Writer-director Ted Nicolaou studied filmmaking at the University of Texas before moving to Los Angeles as a film editor, writing and directing independent, fantasy films. For the past 15 years, he has created innovative DVD and Blu-ray bonus documentaries for Walt Disney Home Entertainment, special features for Disneyland and Walt Disney World, and the feature-length documentary Dalí & Disney: A Date with Destino, for the re-release of Fantasia/Fantasia 2000, about the unlikely friendship and collaboration between Walt Disney and Salvador Dalí. Disney and Dalí: Architects of the Imagination is the first exhibition Nicolaou has curated.

The Dalí Museum, located in the heart of beautiful downtown St. Petersburg, Florida, is home to an unparalleled collection of Salvador Dalí art, featuring more than 2,000 works comprising nearly 100 oil paintings; over 100 watercolors and drawings; and 1,300 prints, photographs, sculptures and objets d’art. The building is itself a work of art, featuring 1,062 triangular-shaped glass panels—the only structure of its kind in North America. Nicknamed The Enigma, it provides an unprecedented view of St. Petersburg’s picturesque waterfront. The Museum has attracted the world’s attention, and among the other distinguished awards it has received, it was listed by AOL Travel News as “one of the top buildings to see in your lifetime.” The Dalí Museum is located at One Dalí Boulevard, St. Petersburg, Florida 33701. For additional information contact 727.823.3767 or visit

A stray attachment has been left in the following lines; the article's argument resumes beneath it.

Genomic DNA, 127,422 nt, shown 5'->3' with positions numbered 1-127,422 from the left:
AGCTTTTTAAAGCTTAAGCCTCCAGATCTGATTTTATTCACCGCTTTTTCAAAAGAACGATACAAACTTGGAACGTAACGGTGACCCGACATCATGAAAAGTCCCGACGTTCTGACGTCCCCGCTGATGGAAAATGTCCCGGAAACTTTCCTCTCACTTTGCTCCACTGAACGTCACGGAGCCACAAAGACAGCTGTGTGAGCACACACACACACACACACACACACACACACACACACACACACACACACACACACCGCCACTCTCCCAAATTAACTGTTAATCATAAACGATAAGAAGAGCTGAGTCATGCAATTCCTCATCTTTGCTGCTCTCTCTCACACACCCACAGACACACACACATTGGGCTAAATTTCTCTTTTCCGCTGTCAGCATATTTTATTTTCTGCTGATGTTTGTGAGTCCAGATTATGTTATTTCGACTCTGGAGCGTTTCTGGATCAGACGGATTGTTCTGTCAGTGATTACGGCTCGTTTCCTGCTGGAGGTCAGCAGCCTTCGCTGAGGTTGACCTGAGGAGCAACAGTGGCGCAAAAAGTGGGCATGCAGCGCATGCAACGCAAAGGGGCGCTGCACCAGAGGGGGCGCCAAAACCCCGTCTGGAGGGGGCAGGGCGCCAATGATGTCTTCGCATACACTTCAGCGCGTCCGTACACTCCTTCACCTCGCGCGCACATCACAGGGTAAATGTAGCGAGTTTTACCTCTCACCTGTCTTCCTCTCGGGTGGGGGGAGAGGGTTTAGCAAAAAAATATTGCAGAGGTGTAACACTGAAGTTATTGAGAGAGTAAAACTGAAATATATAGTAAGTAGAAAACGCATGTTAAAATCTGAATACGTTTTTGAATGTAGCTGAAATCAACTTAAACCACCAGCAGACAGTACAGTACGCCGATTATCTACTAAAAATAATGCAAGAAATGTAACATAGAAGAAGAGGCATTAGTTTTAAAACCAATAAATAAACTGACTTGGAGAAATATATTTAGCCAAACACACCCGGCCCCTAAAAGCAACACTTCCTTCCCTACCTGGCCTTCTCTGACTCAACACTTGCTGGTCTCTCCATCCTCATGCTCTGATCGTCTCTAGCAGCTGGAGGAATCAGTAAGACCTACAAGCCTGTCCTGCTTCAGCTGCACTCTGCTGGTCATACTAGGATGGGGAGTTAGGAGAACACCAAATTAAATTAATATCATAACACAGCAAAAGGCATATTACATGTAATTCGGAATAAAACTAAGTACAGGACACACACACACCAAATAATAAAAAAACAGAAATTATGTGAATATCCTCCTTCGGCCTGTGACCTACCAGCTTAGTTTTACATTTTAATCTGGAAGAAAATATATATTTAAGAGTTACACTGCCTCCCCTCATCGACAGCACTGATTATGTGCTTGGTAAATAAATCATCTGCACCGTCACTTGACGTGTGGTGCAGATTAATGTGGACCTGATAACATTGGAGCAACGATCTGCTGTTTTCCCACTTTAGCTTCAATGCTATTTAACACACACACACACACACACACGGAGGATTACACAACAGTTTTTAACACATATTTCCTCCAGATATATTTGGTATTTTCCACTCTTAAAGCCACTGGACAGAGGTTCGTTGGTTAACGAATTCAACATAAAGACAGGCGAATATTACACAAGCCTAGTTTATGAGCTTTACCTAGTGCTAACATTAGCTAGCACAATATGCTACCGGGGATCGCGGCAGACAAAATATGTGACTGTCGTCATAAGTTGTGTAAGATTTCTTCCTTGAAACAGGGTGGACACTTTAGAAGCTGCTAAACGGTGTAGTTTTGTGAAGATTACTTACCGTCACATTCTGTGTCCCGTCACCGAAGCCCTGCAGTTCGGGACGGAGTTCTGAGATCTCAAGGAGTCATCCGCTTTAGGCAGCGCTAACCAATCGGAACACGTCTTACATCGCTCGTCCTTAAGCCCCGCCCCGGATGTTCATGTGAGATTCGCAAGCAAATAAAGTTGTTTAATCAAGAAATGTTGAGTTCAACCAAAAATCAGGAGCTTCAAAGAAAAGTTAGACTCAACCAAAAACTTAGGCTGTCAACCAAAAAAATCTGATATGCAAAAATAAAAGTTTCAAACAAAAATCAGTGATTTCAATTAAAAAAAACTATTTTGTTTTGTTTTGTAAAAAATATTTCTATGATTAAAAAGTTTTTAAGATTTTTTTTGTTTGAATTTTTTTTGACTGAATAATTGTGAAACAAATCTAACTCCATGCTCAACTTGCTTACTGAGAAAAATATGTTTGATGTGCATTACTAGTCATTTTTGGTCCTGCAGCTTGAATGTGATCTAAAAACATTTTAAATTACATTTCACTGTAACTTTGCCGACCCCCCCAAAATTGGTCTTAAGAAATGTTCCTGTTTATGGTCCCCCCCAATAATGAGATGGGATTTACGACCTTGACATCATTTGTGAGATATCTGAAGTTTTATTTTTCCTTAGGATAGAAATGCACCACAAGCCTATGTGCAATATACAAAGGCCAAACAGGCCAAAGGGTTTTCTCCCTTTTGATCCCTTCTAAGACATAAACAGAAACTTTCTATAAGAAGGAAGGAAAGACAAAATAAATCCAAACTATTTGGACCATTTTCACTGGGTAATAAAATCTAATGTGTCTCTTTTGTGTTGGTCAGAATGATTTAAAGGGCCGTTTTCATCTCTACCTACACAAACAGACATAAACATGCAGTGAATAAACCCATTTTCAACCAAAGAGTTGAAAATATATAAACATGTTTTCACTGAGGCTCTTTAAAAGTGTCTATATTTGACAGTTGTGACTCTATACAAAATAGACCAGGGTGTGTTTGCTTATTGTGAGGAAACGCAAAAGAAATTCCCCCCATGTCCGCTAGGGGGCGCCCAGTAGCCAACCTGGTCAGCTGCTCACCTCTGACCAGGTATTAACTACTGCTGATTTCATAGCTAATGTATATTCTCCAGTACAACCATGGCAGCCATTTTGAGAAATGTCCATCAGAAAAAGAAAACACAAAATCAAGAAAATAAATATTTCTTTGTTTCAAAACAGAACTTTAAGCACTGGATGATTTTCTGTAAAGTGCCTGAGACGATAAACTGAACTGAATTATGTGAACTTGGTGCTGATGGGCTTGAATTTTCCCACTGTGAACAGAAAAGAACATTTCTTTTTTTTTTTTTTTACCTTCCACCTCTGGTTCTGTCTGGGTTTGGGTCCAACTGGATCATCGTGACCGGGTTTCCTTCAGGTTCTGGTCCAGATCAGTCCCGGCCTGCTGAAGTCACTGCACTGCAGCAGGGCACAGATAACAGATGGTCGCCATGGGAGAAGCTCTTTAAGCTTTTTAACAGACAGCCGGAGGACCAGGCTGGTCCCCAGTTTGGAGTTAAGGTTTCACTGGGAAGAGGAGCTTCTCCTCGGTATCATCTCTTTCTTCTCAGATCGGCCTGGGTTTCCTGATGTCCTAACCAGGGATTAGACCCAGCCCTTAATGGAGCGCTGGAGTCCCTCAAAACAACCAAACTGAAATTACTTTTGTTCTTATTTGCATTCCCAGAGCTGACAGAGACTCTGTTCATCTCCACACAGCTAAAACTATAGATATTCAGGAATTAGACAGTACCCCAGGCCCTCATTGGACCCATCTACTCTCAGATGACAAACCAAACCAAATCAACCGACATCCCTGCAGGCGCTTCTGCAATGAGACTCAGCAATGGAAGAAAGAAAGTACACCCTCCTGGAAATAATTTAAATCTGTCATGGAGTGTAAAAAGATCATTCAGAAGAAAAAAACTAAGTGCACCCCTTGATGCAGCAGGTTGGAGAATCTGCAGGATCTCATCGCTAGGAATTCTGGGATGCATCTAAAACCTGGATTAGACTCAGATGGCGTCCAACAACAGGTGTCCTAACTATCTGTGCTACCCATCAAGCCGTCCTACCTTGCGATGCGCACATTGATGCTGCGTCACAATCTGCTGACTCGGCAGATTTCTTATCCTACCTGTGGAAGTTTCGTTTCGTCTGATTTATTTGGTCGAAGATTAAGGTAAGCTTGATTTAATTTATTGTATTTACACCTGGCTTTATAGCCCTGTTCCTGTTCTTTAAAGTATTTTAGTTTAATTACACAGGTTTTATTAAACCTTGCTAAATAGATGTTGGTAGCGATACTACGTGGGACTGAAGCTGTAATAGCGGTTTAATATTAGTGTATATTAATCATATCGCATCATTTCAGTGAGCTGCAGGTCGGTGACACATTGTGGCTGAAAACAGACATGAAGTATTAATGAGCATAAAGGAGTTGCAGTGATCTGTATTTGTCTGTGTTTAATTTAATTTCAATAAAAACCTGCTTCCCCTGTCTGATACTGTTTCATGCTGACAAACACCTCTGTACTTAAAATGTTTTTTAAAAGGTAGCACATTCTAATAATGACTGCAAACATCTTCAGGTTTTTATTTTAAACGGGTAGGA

The Walt Disney Family Museum presents the fascinating story and achievements of Walt Disney, the man who raised animation to an art, transformed the film industry, tirelessly pursued innovation, and created a global and distinctively American legacy. Opened in October 2009, the 40,000 square foot facility features the newest technology and historic materials and artifacts to bring Disney’s achievements to life, with interactive galleries that include early drawings and animation, movies, music, listening stations, a spectacular model of Disneyland and much more. Museum hours: 10am to 6pm, Wednesdays through Monday; closed on Tuesdays and the following public holidays: New Year’s Day, Thanksgiving, and Christmas. The Presidio of San Francisco, 104 Montgomery Street, San Francisco, CA 94129. Visit

Earthbound Savings: 22 Frugal Ways to Go Green